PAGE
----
36. I grew rosemary and lavender. Being a “newby” to growing herbs, I am really enjoying reading everyone’s comments. Your blog is wonderful…like having a group of friends engaged in a conversation where everyone has the love of gardening in common. Think I’ll go out and cut some fresh rosemary and see what I can make with it. Thanks so much, Kevin.

  37. Noelle Imparato says:

    Hi Kevin, thanks for those tips. I have lots of spearmint in my garden this year. I froze a big batch allready in zipper bags. But I will try your cigar technique which I think will be more airtight, and will take less space in the freezer. I love your down to earth way of thinking. That’s just how I was brought up on our family farm in France but, having had 10 children to raise, my mother did not spend time for all these neat ways of preserving food you mention here. So thanks again.

  38. Denise in NJ says:

    Although I do have a second freezer (small upright in my shed) the derecho of June 29 and the days of no electricity really made me thankful that I dehydrate much of my home grown produce. Being a teacher, I always stocked up on meats when on sale so that in the summer when there’s no paycheck I have a good supply in the freezer. We lost everything in that freezer during the power outage so now I’m even more committed to relying more on dehydrating and canning and less on freezing. I used a round 5 tray dehydrator that I had picked up at a yard sale for $5 for many years and just donated it to Big Brothers/ Big Sisters because I bought a 9 tray Excaliber with variable temperature. Last year I dehydrated all of my herbs, along with some strawberries, peppers, onions, and tomatoes. They take up much less space and I’m also able to send a supply to my son (a certified chef) who lives 2000 miles away! Now, since the storm, I’m going to try canning meats so that I won’t lose all of our meats at once again.

    For those thinking of buying a dehydrator, I bought the Excalibur after extensive research and review reading. It is incredible. My old round dehydrator had only one temperature, and the bottom was always warmer than the top. The Excalibur maintains the same temperature throughout, and different foods really do need different temperatures to dry. After they’re dry, I put them in a canning jar which I seal with a Food Saver canning jar attachment. When I use some, I open the jar, take what I need, then reseal the jar with the Food Saver. Whole leaf herbs can be packed in FoodSaver bags, but crushed or chopped herbs have to go in jars because they get sucked up the vacuum tube. As an added bonus, while the Excalibur is doing its thing, the whole house smells heavenly – no need for air fresheners/candles, etc. It will however, heat up the room it’s in by a few degrees, so I keep mine in our guest room and close the door.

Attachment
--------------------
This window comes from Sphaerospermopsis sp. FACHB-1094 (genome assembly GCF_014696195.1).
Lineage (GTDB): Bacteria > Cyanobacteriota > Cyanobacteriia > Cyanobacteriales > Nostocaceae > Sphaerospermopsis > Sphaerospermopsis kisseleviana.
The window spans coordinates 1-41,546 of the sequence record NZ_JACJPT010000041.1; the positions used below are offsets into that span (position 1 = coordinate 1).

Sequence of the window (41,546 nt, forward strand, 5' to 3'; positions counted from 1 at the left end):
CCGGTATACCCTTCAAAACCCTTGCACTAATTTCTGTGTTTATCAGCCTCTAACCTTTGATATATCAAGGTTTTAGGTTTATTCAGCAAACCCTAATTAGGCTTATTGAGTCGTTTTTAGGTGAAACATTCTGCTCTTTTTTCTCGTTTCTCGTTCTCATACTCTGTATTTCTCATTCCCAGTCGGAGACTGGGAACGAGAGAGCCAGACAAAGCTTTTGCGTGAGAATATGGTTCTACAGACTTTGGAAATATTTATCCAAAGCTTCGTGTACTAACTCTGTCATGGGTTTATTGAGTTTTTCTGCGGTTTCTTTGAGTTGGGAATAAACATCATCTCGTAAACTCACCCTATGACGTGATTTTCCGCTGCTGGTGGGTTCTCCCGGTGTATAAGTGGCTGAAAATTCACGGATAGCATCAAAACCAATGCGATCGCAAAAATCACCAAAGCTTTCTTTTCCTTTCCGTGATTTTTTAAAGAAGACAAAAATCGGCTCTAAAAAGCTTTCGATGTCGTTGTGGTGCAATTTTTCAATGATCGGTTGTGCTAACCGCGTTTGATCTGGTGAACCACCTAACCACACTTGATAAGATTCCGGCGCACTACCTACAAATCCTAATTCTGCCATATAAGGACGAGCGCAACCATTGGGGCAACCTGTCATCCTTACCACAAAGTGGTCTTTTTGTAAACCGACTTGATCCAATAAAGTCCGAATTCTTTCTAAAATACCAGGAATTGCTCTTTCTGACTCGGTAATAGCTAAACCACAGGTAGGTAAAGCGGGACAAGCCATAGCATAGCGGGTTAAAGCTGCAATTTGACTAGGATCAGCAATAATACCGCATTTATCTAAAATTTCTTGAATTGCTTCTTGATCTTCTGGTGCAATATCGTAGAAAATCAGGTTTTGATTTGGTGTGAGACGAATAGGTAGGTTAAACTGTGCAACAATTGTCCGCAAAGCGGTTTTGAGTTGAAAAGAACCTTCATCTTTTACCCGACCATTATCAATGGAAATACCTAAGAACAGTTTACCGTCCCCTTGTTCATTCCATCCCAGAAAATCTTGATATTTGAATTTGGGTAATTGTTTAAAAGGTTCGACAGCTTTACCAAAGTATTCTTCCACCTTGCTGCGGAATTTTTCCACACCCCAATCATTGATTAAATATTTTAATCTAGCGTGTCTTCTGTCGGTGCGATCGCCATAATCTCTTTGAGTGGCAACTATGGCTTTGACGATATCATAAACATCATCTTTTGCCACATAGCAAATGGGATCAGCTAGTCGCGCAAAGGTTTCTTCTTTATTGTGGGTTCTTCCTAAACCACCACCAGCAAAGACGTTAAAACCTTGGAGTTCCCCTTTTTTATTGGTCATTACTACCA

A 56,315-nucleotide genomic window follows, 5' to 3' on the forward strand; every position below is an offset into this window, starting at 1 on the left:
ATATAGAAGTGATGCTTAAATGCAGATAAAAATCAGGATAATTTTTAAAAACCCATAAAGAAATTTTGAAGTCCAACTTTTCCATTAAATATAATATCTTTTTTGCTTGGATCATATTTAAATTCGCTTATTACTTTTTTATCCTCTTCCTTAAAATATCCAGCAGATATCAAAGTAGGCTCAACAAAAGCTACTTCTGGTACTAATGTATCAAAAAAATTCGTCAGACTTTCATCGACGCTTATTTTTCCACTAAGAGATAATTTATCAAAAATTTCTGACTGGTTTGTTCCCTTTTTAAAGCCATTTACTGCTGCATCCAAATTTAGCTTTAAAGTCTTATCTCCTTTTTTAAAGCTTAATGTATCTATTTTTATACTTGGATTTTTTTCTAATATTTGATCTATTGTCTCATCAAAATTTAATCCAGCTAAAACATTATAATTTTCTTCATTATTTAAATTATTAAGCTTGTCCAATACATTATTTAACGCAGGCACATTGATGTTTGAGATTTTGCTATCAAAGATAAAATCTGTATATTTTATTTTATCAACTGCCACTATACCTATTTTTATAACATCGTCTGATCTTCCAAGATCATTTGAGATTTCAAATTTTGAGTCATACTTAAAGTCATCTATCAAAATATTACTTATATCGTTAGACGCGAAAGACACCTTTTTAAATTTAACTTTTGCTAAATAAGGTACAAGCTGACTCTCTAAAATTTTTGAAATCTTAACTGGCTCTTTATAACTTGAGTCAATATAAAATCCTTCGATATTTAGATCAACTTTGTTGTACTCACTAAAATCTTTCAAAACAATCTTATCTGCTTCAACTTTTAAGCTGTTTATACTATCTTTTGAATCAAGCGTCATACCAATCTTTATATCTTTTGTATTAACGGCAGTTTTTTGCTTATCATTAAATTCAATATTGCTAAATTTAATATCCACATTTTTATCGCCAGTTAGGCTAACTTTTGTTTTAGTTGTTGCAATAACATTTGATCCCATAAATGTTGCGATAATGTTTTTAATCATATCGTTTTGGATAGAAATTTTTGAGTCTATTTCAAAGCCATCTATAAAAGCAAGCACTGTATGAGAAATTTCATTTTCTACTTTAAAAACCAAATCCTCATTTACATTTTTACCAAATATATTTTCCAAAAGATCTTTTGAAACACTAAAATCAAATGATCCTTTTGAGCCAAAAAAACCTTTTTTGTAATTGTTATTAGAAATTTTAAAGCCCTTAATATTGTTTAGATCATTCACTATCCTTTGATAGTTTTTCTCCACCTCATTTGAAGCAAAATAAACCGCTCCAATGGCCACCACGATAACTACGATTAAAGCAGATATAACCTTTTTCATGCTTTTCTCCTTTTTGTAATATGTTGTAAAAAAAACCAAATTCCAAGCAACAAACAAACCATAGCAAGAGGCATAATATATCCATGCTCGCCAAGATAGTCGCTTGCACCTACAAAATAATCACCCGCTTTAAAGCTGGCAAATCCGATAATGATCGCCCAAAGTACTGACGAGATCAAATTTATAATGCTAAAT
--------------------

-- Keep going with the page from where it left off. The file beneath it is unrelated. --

39. Suzanne K – I looked at the Excalibur link you sent — seems like a good gadget to have!

    Ceil – You absolutely, positively have to try my Navy Bean & Rosemary Soup! (If you haven’t already.)

    Noelle – Any chance you could pull up a rooted piece of your spearmint and grow it indoors in a pot? I grew spearmint indoors all last winter. It thrived for me beneath fluorescent lights (I have these mounted beneath my kitchen cabinets). What a joy to have this fresh herb “on call.”

    Denise in NJ – I can fully understand your aversion to freezing things when there is a threat the power will go out! If I ever buy a dehydrator, I’ll buy the Excalibur 5- or 9-tray model, based on recommendations received from both you and Suzanne K.

  40. LOVE your blog! wish i had the space and time to garden as much as you do but we do what we can. this is our first year with a small raised bed veggie garden. the basil was a bust as i tried to grow from seed (heard that was a tough one…) but the parsley was successful and i plan to make “cigars”. your e.mail came at the perfect time as i was just wondering the best way to save it. i’m off to see if you have info on softneck garlic (if not, could you post an entry?) and to see if i need to plant basil seeds in a milk jug over winter… thanks for sharing your knowledge! 🙂

  41. Beverly says:

    I have frozen cubes of Garlic Scape Pesto in the freezer right now. I defrost two cubes for a pasta dish for 2 for dinner, placing them (frozen) directly into a cold frying pan to defrost, then pour the warm drained pasta directly over the top of them and stir well (heat on low then). I might add a little olive oil but more often, a little of the starchy pasta water to help the cubes loosen and coat the pasta..

    I freeze chives annually using the same method as for black raspberries. I place parchment onto a metal baking sheet, cut the chives into small pieces, spread them on the parchment, freeze them for a few hours, then bag them. My June raspberry harvest often lasts until late January when frozen this way. Chives would last longer if I froze more of them, but somehow other garden chores intervene and suddenly the fall frost has hit and I did not get enough chives into the freezer.

    I like to mix softened cream cheese with chives, shape it into a log in a parchment roll, let it sit in the fridge overnight to cause a flavor explosion. I then spread it on a cracker and top that with a dehydrated tomato or two which I produced in my Excalibur 5 tray dehydrator. The key to this appetizer is to shove the entire cracker into your mouth at once, no nibbling. It’s fabulous.